1. ## deriving expression help

Derive an expression that gives the density p of the sphere in terms of its mass m and diameter d .

density = $\displaystyle p = \frac{m}{v}$ volume of sphere $\displaystyle v = \frac{4}{3}\pi r^{3}$

I cant just substitute in v into the density formula, as I need to have it in diameter instead of radius, been trying for sometime now, how do I get diameter into the formula?

any help appreciated.

thank you

2. Originally Posted by Tweety
Derive an expression that gives the density p of the sphere in terms of its mass m and diameter d .

density = $\displaystyle p = \frac{m}{v}$ volume of sphere $\displaystyle v = \frac{4}{3}\pi r^{3}$

I cant just substitute in v into the density formula, as I need to have it in diameter instead of radius, been trying for sometime now, how do I get diameter into the formula?

any help appreciated.

thank you
1. You are supposed to know that a diameter is twice as long as a radius:

$\displaystyle d = 2r~\implies~r=\frac12 \cdot d$

2. The volume becomes:

$\displaystyle V_{sphere} = \frac43 \cdot \pi \left( \frac12 \cdot d \right)^3$

3. ... and now it's your turn.

3. The radius is equal to half of the diameter.
Therefor r = d/2.
r^3 = (d/2)^3
r^3 = d^3 / 8
so the volume of the cylinder is equal to (pi * d^3) / 6
which leads to that p = m / ((pi * d^3) / 6 )
rearrange it and u derive to that the density is equal to 6m / (pi * d^3)

4. thanks guys, I thought d = r^2, so thats why I was stuck.

I also need help on the second part, ;

from this derive an expression that gives the resolution of the density measurement $\displaystyle \Delta p$ in terms of the resolution of the mass and diameter measurements $\displaystyle \Delta m$ and $\displaystyle \Delta d$ respectively.

my booklet gives me this equation for resolution $\displaystyle \Delta p = | (\frac{\delta p}{\delta m})_{v} \Delta m | + | (\frac{\delta p }{\delta v }) _{m} \Delta V |$

I am not even sure what exactly is being asked here, but I did manage to work out $\displaystyle \frac{\delta p}{\delta m}$

density = $\displaystyle p = \frac{m}{v}$ and from the rearranged volume formula $\displaystyle v = \frac{1}{6} \pi d^{3}$

so if I jut plug in v into density formula, than differentiate I get $\displaystyle p = \frac{6m}{\pi d^{3}}$

$\displaystyle \frac{\delts p}{\delta m} = \frac{-18m}{\pi d^{4}}$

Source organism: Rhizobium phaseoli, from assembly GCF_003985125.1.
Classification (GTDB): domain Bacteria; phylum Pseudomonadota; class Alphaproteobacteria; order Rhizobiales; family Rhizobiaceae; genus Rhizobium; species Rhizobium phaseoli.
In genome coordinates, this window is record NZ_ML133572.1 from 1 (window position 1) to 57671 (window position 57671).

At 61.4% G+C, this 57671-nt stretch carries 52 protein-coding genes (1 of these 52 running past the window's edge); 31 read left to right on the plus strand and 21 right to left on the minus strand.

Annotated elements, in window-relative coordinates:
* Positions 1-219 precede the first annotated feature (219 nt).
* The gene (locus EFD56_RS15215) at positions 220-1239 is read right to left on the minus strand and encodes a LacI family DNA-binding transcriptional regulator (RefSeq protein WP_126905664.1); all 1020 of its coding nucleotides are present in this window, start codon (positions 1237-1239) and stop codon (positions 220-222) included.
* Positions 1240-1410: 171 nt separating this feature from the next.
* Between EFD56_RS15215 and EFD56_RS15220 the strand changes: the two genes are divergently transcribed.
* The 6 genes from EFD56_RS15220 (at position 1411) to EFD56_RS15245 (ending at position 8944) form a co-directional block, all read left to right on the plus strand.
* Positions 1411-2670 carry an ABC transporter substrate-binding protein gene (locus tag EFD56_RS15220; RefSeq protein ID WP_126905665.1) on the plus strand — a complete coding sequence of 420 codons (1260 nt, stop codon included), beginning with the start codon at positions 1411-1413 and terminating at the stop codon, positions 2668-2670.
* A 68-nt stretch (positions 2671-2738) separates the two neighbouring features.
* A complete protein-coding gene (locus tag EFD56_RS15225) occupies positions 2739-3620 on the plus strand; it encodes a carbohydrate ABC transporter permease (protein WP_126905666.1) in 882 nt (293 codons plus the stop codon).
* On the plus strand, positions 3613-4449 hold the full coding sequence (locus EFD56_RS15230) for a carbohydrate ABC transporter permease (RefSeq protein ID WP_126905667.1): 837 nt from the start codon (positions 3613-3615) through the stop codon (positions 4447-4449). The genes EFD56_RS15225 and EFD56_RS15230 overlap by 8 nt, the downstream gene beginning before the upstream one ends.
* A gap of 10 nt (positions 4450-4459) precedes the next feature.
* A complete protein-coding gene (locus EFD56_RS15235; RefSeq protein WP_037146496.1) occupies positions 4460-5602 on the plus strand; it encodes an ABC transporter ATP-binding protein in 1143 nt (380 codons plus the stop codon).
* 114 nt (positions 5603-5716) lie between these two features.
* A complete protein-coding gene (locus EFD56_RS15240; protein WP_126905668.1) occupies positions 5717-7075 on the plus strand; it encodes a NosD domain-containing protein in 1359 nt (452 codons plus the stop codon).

If this is correct, than can someone please help me with the other part of the equation, deltap/deltaaV

thank you

5. Originally Posted by Tweety
thanks guys, I thought d = r^2, so thats why I was stuck.

I also need help on the second part, ;

from this derive an expression that gives the resolution of the density measurement $\displaystyle \Delta p$ in terms of the resolution of the mass and diameter measurements $\displaystyle \Delta m$ and $\displaystyle \Delta d$ respectively.

my booklet gives me this equation for resolution $\displaystyle \Delta p = | (\frac{\delta p}{\delta m})_{v} \Delta m | + | (\frac{\delta p }{\delta v }) _{m} \Delta V |$

I am not even sure what exactly is being asked here, but I did manage to work out $\displaystyle \frac{\delta p}{\delta m}$

density = $\displaystyle p = \frac{m}{v}$ and from the rearranged volume formula $\displaystyle v = \frac{1}{6} \pi d^{3}$

so if I jut plug in v into density formula, than differentiate I get $\displaystyle p = \frac{6m}{\pi d^{3}}$

$\displaystyle \frac{\delts p}{\delta m} = \frac{-18m}{\pi d^{4}}$

If this is correct, than can someone please help me with the other part of the equation, deltap/deltaaV

thank you
I'm going to try to explain what the given formula describes:

$\displaystyle \Delta p = | (\frac{\delta p}{\delta m})_{v} \Delta m | + | (\frac{\delta p }{\delta v }) _{m} \Delta V |$

$\displaystyle (\frac{\delta p}{\delta m})_{v}$ that's the rate of change in the density if the volume is constant. Obviously the density is linearly dependent on the mass if the volume is constant.

$\displaystyle (\frac{\delta p }{\delta v }) _{m}$ that's the rate of change in the density if the mass is constant. Obviously the density is reciprocally(?) dependent on the volume if the mass is constant.

Write $\displaystyle p = \dfrac mV$ as $\displaystyle p(m)=\dfrac1V \cdot m~,~V \ const.$ then it is obvious that

$\displaystyle \dfrac{\partial p}{\partial m} = \dfrac1V$

Write $\displaystyle p = \dfrac mV$ as $\displaystyle p(m)=m \cdot {V^{-1}}~,~m \ const.$ then it is obvious that

$\displaystyle \dfrac{\partial p}{\partial V} = -m \cdot V^{-2}$

... and now it's your turn.